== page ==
283 Rundle Street (East End)
Adelaide SA 5000
Cocolat is, without a doubt, a chocolate lover’s wet dream – however it’s a vegan’s nightmare. So what happens when you’re both a chocolate lover and a vegan? Well – you end up pretty damn disappointed.
I’m not going to lie to you guys – everything in the cabinets at Cocolat looked pretty damn spectacular and if it had been vegan, I would have sampled the lot.
About a week in advance, I emailed the store I was planning to visit but never received a reply. At first, I thought it was pretty rude – but there’s a chance my email went to their junk mail folder, so I’ll try not to hold that against them. I decided to risk making a visit there anyway and upon arriving and asking about what was dairy free, I had to wait for someone to call the manager. Admittedly, this was pretty annoying. Shouldn’t there be an ingredients list for all their items somewhere?
The guy (who was actually pretty friendly – zero complaints about the staff in that respect) came back shortly afterwards to tell me that only three items didn’t contain dairy and one of them was sold out.
I made a dramatic sad face and walked away with a dark “chocolate frog” and an “almond splinter”. The dark chocolate was pretty average/nothing to write home about. I did, however spot some sorbet in the freezer cabinet which turned out to be vegan, so I tried the lemon and the blood orange flavours which were exceptional. The blood orange was just like sherbet! Yummy.
All in all, while everything looked delicious I can’t comment on the taste of many things. If you have a special dietary requirement, Cocolat is not very accommodating. Even though soy milk was on the menu, I couldn’t even order one of their famous hot chocolates because the chocolate was pre-mixed with dairy cream.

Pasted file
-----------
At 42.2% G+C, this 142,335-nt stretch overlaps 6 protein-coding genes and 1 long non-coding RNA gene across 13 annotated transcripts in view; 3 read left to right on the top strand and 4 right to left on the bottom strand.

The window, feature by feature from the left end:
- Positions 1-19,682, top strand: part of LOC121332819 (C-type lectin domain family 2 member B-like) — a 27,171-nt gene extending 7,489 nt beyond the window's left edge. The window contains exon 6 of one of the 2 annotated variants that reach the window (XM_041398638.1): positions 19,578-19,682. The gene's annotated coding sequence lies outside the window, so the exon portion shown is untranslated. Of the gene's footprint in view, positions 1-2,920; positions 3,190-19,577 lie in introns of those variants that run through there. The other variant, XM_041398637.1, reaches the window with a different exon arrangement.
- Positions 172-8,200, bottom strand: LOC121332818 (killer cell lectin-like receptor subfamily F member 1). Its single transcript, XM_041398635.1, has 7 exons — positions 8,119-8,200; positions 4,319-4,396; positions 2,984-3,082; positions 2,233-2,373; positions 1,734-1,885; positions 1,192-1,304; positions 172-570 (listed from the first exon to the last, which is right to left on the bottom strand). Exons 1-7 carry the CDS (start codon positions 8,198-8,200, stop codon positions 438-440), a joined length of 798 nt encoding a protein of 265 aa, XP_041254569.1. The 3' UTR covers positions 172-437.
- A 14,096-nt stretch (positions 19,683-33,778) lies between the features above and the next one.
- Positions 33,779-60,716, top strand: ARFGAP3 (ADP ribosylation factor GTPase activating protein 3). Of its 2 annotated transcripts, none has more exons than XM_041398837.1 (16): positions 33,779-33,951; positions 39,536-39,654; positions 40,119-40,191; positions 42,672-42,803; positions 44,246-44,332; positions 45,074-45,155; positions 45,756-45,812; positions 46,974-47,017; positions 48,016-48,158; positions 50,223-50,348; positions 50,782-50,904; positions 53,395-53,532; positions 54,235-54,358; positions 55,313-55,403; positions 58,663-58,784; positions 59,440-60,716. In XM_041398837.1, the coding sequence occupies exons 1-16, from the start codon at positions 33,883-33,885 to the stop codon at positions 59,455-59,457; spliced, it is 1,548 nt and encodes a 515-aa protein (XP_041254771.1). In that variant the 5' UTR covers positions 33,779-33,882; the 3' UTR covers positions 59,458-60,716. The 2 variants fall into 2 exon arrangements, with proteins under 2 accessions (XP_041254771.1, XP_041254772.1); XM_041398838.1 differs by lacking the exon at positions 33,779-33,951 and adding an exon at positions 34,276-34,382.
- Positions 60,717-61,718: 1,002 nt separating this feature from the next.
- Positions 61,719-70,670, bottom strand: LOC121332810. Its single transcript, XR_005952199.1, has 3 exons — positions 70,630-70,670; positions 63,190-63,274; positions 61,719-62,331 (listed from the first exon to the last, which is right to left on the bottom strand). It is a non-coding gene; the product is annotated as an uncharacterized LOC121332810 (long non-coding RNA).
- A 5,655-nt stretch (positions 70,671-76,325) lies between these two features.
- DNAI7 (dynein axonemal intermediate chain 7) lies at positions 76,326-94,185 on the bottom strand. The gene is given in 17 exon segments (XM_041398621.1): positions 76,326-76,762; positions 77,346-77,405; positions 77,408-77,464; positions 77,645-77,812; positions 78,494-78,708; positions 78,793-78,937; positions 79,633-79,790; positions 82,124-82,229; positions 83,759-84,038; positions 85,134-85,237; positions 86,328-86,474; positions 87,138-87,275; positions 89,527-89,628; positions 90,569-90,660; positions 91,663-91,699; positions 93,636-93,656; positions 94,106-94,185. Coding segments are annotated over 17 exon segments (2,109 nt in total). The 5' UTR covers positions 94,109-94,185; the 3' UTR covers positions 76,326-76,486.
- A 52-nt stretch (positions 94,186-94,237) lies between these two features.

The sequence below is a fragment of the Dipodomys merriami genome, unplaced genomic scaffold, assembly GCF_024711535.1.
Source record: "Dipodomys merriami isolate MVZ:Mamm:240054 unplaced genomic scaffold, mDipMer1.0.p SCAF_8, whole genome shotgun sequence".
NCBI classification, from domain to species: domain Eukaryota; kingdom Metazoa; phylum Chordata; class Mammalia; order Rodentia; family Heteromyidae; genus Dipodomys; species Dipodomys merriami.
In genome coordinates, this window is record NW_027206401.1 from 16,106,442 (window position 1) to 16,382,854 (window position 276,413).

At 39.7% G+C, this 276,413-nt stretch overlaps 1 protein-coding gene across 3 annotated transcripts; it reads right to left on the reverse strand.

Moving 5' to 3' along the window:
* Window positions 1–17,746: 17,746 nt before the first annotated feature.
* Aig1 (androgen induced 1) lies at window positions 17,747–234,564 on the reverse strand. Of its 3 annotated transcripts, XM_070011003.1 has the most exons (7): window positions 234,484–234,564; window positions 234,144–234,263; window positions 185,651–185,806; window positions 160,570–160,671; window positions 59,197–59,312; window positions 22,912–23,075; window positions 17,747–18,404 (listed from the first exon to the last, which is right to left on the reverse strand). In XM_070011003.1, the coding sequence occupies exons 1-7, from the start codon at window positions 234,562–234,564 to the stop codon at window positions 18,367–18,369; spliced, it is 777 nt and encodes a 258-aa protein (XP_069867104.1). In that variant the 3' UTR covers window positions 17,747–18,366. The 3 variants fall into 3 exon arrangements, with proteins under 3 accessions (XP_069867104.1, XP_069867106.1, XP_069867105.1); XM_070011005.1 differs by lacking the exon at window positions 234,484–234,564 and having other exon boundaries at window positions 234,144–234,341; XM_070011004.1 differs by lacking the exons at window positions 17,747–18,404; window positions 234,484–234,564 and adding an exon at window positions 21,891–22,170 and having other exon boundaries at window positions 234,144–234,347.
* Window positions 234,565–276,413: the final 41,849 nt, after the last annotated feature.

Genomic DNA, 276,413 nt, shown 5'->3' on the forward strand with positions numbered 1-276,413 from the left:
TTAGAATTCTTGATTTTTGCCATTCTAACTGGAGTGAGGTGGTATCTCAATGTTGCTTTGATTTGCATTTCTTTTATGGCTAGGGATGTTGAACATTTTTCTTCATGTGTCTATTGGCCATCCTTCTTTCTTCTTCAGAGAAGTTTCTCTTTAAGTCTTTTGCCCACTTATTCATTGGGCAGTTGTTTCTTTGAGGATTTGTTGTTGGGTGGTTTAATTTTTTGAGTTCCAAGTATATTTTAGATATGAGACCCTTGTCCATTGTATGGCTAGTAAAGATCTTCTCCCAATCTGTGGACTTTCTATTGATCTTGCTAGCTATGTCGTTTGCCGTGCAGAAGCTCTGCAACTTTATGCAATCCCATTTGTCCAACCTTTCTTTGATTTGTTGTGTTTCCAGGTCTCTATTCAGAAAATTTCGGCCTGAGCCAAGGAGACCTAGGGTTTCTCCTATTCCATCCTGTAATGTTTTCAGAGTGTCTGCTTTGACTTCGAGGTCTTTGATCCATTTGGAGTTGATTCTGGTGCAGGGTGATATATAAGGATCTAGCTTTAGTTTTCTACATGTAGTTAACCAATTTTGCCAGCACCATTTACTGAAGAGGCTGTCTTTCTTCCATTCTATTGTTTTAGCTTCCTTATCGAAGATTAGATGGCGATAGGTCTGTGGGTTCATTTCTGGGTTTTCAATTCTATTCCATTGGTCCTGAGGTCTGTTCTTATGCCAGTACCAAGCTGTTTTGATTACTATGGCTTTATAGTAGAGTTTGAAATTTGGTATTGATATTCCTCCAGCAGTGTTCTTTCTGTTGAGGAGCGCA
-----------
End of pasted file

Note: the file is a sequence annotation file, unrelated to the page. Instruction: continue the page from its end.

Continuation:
41 George Street
Parkside SA 5063
My work dinner at Namaste (a Nepalese restaurant) was a far better experience – the menu was clearly labeled with options that were vegan, vegetarian, gluten free and lactose free. As it turns out, some of the vegetarian options are actually vegan if you ask for a tomato dipping sauce rather than a yoghurt one.
I had the “Phulaura” as an entree – they were crispy balls made from black lentils, potato, cauliflower, chickpea flour, spring onion, spinach, and coriander. They were seriously awesome even without any dipping sauce. They were pretty mild in flavour and not overpowering at all.
For my main I had the “Kwati”, which was a 9 bean curry. The serve was pretty huge and the curry was bursting with flavour. Again, it was very mild/not spicy in the slightest.
We ordered some side dishes to share among the table: “buteko vunta” (stir fried eggplant which was a little greasy but sweet and delicious), “pharsi ko tarkari” (a pureed pumpkin curry that was mildly spiced) and “rayoko saag” (stir fried mustard leaves & spinach). Even though the eggplant was my favourite, I couldn’t help but be incredibly impressed with the greens which were still bright – nothing turns me off like over cooked leafy greens.
I’m really sorry about the quality of this photo – I may have been a little tipsy when I took it!
My only disappointment at Namaste was that none of the breads were vegan so I was feeling a little left out when everyone else had the chance to mop up the sauces left on their plates. Honestly though – if that’s the only bad thing I have to say, you’ve gotta realise that this place was pretty impressive. The food was warming and hearty and the atmosphere was cosy.